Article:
Magical memories for documentary on Dorinish

Living

PEACE Dorinish is actually made up of two small islands, Dorinish Beg and Dorinish Mór, joined by a natural stone causeway. Both islands, around 19 acres in total, are currently used for grazing sheep, which share the island with a wide variety of sea birds, including puffins, cormorants and terns.

Áine Ryan

WHETHER the filmmakers will find the ghost of John Lennon singing ‘Lucy in the Sky with Diamonds’ or a mirage of Yoko Ono’s beehive bun under attack from nesting gulls, a proposed documentary about the Clew Bay island the late Beatle once owned is sure to be a treat for fans around the globe.
The Gambit Pictures project, which has already received funding from Screen Ireland and Screen NI, aims to produce a feature-length documentary about Lennon’s ownership of the island and the hippy colony that settled there for a time in the early ’70s.
Director Gillian Callan explains: “We are hoping to locate some of the people who lived on the island in the ’70s and see if they’d be willing to tell us what life was like then, why they joined the community, what they gained from their time on Dorinish – the good times and the hard times. We have located some people but we are still on the hunt for more.”
Callan also wants to talk to locals who may have had interactions with the hippy colony, which was led by the so-called King of the Hippies, the late Sid Rawle, who having survived some island storms and a fire in the food tents went on to help organise the first Glastonbury festival.
“We are also very keen to speak to locals who remember that period and their impressions of the Tribe. Although I realise that sadly with the passage of time some people may have passed away,” she says.  
Fortunately, there has been lots written about Dorinish, one of the many drowned drumlins in the spectacular bay and, indeed, The Mayo News understands stories from that period are still alive in many local people’s memories.
Whilst John Lennon attempted to be very low key about his purchase of the island after he saw an advertisement in a British newspaper in 1967, the bush telegraph was working well as always, and news spread pretty quickly after windy conditions during his second visit meant himself and his new girlfriend, Yoko Ono, were forced to hire a helicopter back from the island to Westport Quay. There, one local noted drily that ‘Ono’s skirt as so short you could see Louisburgh between her legs’. They were staying in the Great Southern Hotel, Mulranny – these days the Mulranny Park Hotel – where during a concert by locals he played the first public recording of the Beatles hit, ‘Revolution’.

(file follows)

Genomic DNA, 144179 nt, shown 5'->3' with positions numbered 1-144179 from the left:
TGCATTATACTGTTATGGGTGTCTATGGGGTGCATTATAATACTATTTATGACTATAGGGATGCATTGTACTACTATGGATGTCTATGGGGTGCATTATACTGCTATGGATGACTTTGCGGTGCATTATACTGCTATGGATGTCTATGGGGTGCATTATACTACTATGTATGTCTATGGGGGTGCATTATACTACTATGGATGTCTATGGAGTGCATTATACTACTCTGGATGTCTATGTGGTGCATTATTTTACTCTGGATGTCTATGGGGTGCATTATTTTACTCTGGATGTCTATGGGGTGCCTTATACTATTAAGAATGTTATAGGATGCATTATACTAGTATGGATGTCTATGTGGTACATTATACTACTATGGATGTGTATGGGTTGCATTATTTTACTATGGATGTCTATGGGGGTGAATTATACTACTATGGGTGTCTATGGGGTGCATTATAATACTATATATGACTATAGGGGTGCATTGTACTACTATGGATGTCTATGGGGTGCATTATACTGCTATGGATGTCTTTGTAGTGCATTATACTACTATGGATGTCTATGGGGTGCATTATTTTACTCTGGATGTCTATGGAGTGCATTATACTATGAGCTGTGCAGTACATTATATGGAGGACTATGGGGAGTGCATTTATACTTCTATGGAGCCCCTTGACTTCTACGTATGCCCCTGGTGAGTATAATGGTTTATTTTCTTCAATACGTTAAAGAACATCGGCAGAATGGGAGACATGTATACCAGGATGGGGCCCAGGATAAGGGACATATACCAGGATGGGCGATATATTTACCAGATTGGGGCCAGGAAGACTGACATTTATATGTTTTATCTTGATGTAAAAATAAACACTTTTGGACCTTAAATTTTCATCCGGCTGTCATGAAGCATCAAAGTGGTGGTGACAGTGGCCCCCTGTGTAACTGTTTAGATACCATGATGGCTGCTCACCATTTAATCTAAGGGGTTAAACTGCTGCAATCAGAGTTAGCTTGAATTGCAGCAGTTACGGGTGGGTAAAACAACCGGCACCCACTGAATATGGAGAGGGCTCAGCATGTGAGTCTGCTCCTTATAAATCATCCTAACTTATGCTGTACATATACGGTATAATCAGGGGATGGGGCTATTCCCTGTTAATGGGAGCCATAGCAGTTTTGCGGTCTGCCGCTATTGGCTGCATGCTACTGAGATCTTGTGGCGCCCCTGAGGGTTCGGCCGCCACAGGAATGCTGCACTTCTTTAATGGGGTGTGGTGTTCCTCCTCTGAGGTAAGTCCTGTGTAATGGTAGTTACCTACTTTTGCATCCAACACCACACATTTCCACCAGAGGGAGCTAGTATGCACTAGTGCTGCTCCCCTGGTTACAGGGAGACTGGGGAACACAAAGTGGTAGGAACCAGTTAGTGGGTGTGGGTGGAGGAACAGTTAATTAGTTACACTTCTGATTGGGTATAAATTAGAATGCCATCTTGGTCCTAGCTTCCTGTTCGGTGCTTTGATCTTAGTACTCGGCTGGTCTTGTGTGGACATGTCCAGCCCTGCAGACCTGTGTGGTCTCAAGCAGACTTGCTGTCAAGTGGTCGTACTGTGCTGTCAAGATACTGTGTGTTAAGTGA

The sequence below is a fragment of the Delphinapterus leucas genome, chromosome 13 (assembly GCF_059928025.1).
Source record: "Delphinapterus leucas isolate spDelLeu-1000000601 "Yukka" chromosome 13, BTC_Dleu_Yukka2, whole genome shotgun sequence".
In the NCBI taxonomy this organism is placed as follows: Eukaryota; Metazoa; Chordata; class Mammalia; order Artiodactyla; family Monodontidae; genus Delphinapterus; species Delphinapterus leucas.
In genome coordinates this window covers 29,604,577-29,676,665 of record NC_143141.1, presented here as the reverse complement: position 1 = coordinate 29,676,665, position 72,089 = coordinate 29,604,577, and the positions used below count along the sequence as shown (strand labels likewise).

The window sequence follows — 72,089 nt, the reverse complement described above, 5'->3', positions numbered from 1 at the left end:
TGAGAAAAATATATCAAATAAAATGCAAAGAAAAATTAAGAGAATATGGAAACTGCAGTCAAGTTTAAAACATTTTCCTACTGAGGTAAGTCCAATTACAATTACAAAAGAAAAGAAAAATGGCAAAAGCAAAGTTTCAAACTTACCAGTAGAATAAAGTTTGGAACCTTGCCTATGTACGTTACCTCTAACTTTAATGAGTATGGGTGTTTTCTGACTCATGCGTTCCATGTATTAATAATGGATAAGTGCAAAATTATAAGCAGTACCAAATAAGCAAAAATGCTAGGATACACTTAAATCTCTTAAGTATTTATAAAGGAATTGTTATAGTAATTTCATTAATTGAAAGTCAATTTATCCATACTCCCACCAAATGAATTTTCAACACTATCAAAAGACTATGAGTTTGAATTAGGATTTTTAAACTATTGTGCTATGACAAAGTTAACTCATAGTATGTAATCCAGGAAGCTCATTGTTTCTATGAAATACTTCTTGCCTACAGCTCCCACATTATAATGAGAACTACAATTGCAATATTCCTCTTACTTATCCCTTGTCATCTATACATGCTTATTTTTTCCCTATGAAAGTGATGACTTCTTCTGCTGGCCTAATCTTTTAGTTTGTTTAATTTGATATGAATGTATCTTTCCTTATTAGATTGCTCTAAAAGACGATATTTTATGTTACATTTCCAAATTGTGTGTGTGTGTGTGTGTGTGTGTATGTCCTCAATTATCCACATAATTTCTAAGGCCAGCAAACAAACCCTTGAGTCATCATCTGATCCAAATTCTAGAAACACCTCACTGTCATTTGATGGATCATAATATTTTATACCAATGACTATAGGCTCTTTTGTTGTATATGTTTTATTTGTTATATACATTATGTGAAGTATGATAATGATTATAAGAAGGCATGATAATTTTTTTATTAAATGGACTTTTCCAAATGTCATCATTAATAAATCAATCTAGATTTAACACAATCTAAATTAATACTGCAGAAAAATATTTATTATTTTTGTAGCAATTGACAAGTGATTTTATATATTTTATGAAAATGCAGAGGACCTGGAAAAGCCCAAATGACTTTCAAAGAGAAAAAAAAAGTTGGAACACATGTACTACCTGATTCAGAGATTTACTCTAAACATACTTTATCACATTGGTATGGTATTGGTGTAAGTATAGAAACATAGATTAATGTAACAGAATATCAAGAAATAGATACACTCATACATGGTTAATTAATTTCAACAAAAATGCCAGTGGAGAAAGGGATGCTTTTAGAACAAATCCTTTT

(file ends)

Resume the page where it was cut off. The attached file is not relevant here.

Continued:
Callan hopes the documentary crew can start production in early summer 2021, but like everything, that all depends if there are continued restrictions because of the Covid-19 pandemic.
“However, we also hope to be able to meet with people before this time to build relationships with those involved in the story and do some initial development filming,” she says.  
Naturally, The Mayo News is curious about the genesis of the idea to make a documentary.
Callan explains: “As with most documentary origins, the idea sprung from a newspaper clipping. We saw a story about the island, and it mentioned John Lennon’s ownership and the community that formed there in the early ’70s. We then found some film archive from the time and together it sparked the idea that a wonderful documentary film retelling the story could and should be made.”
Gambit hopes that when completed the film will be shown at international festivals, in cinemas and on online streaming platforms.  
“We would also hope it would be picked up by an Irish television broadcaster,” she adds.

If you have any stories to tell about life on the island when the hippy colony lived there, or about John Lennon’s visits, and would like to share them with the documentary makers, email lennonisland@gmail.com.

Five facts about Dorinish
1 Dorinish was used by the Westport Harbour Board in the 1800s to house marine pilots who guided sailing ships through Clew Bay. The remains of the pilots’ stone homes are still visible.
2 Lennon is reported to have bought the island in 1967 for £1,700, with the aim of retiring there. He is said to have arranged for a wooden caravan painted in psychedelic colours to be shipped to Dorinish from London as a temporary home.
3 As his career progressed, Lennon deferred his moving to the island and offered it to Sid Rawle, ‘King of the Hippies’, who lived there along with 30 others until 1972, when a dropped oil lamp burned down their tents, forcing them to abandon the commune.
4 Yoko Ono sold the island to two local brothers Michael and John Joe Gavin for £30,000 in 1984, and it has been widely reported that she donated the proceeds of the sale to an Irish orphanage. Dorinish went on the market again in 2012 for €300,000.
5 Celebrated Irish author Kevin Barry’s novel ‘Beatlebone’ is a fictionalised account of a trip to Dorinish by John Lennon in 1978. The surreal and darkly wry book won the Goldsmiths prize in 2015.